Wyhemia’s life was finally on the right track. Then, everything changed.

When Wyhemia’s son was a toddler, she learned that he had autism. She needed to provide for him, so she decided to go back to school and get her GED. Wyhemia graduated and got a job in a nursing home caring for the elderly. They moved into a safe home in a neighborhood that she loved. Twelve years later and everything was perfect. She felt like she could finally give her son a better life.

Then, it all came crashing down.

Earlier this year, a new neighbor moved in. The neighbor began to make false accusation against Wyhemia to the property managers. Instead of getting both sides of the story, management decided to just evict Wyhmeia.

Wyhemia was confused and terrified. Her home was on the line, and no one was listening to her side of the story. Plus, with an eviction on her record, there was no way she could find a new place. She feared she’d end up homeless.

It was hardest when she thought of her son. She knew that living in a homeless shelter would be detrimental to his disability and long-term development.

That’s when Wyhemia called Open Door Legal. We advocated for her in the hearing with the landlord. After intense negotiations, the landlord agreed to not evict her and let Wyhemia and her family stay in their home. 

Now, Wyhemia can finally relax. Thanks to supporters like you, her family will not become a part of the homelessness crisis in San Francisco. 

Wyhemia’s story isn’t unique. Families across San Francisco are facing wrongful evictions every day, and often end up homeless. If we band together, we can change that.

In honor of World Homeless Day, let’s help moms like Wyhemia stay housed.

In honor of World Homeless Day, let’s help moms like Wyhemia stay housed.

Wyhemia’s life was finally on the right track. Then, everything changed.

When Wyhemia’s son was a toddler, she learned that he had autism. She needed to provide for him, so she decided to go back to school and get her GED. Wyhemia graduated and got a job in a nursing home caring for the elderly. They moved into a safe home in a neighborhood that she loved. Twelve years later and everything was perfect. She felt like she could finally give her son a better life.

Then, it all came crashing down.

Earlier this year, a new neighbor moved in. The neighbor began to make false accusation against Wyhemia to the property managers. Instead of getting both sides of the story, management decided to just evict Wyhmeia.

Wyhemia was confused and terrified. Her home was on the line, and no one was listening to her side of the story. Plus, with an eviction on her record, there was no way she could find a new place. She feared she’d end up homeless.

It was hardest when she thought of her son. She knew that living in a homeless shelter would be detrimental to his disability and long-term development.

That’s when Wyhemia called Open Door Legal. We advocated for her in the hearing with the landlord. After intense negotiations, the landlord agreed to not evict her and let Wyhemia and her family stay in their home. 

Now, Wyhemia can finally relax. Thanks to supporters like you, her family will not become a part of the homelessness crisis in San Francisco.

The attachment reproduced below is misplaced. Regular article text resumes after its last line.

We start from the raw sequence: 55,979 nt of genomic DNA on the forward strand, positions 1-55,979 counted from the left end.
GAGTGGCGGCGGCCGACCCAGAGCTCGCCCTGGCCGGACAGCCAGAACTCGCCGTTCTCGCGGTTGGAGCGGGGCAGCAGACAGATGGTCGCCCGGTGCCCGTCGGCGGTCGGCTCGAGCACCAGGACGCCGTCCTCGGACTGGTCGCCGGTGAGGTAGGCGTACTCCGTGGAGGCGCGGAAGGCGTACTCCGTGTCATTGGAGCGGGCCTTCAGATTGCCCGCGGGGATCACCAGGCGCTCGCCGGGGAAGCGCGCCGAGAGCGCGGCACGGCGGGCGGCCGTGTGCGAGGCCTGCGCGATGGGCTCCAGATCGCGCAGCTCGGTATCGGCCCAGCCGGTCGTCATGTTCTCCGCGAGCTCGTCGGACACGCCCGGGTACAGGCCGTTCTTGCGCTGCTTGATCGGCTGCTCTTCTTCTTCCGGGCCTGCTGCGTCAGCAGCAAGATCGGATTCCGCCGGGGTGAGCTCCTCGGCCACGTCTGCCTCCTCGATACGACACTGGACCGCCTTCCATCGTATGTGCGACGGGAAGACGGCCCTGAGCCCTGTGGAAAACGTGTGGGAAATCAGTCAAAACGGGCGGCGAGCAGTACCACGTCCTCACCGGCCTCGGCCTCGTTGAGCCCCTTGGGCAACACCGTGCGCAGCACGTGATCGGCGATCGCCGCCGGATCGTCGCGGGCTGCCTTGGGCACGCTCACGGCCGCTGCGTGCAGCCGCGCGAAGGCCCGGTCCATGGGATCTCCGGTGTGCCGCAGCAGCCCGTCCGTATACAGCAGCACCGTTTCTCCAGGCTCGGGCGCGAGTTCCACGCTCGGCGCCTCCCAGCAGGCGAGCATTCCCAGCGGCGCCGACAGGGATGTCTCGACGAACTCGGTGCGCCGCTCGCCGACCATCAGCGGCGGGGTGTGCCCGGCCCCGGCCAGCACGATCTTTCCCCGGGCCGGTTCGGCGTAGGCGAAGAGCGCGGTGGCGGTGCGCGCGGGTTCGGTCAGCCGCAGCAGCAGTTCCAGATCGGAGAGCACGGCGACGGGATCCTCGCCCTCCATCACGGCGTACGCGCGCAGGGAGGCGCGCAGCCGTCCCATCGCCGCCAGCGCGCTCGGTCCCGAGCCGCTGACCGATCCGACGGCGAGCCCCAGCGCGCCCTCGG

Wyhemia’s story isn’t unique. Families across San Francisco are facing wrongful evictions every day, and often end up homeless. If we band together, we can change that.

CITATIONS

1. American University, Key Studies and Data About How Legal Aid Improves Housing Outcomes https://www.american.edu/spa/jpo/toolkit/upload/housing-7-30-19.pdf

2. George Washington Law School, In Pursuit of Justice? Case Outcomes and the Delivery of Unbundled Legal Services https://scholarship.law.gwu.edu/cgi/viewcontent.cgi

Ever since childhood, our co-founder Adrian has been dedicated to reducing poverty.

He studied systemic poverty in college and went to work in the field for a few years. Eventually, he had a thesis that legal aid was the most cost-effective way to address poverty in America. He wrote up a business plan and used it to apply to law school. 

The idea was to create the country’s first system of universal access to civil legal representation that ensures everyone can obtain timely, competent legal help for any legal issue, regardless of ability to pay. That had never been done before in the history of the United States.

In law school, he met Virginia, our Programs Director. Together, they co-founded the organization, two weeks after Adrian passed the bar.

When we opened we put a sign in the window, and with just that marketing and almost no other outreach we were overwhelmed with requests for help from people with good cases who had been turned away everywhere else.

Our first year we had revenue of $35,000. We would hand shred documents because a shredder was too expensive. Despite the financial challenges, we were able to work on over 280 cases in everything from housing law to family law to consumer law in the first year alone.

The hours were extreme, the pay was low, and the learning curve was steep. Still, we persisted. We knew that almost everyone we helped was not able to receive services anywhere else. Eventually, we attracted the interest of funders. We tripled our revenue for several years in a row. In 2015, we won the Bay Area Google Impact Challenge, which enabled us to expand even more. In 2019, we secured additional funding from the city that allowed us to open two new centers in the Excelsior and Western Addition.

As of 2020, our staff has grown to 27 full-time employees. We’ve shown that universal access is possible. Now, we plan to scale city-wide, make San Francisco the first city in the country’s history to have universal access to legal help, and become a model for national replication.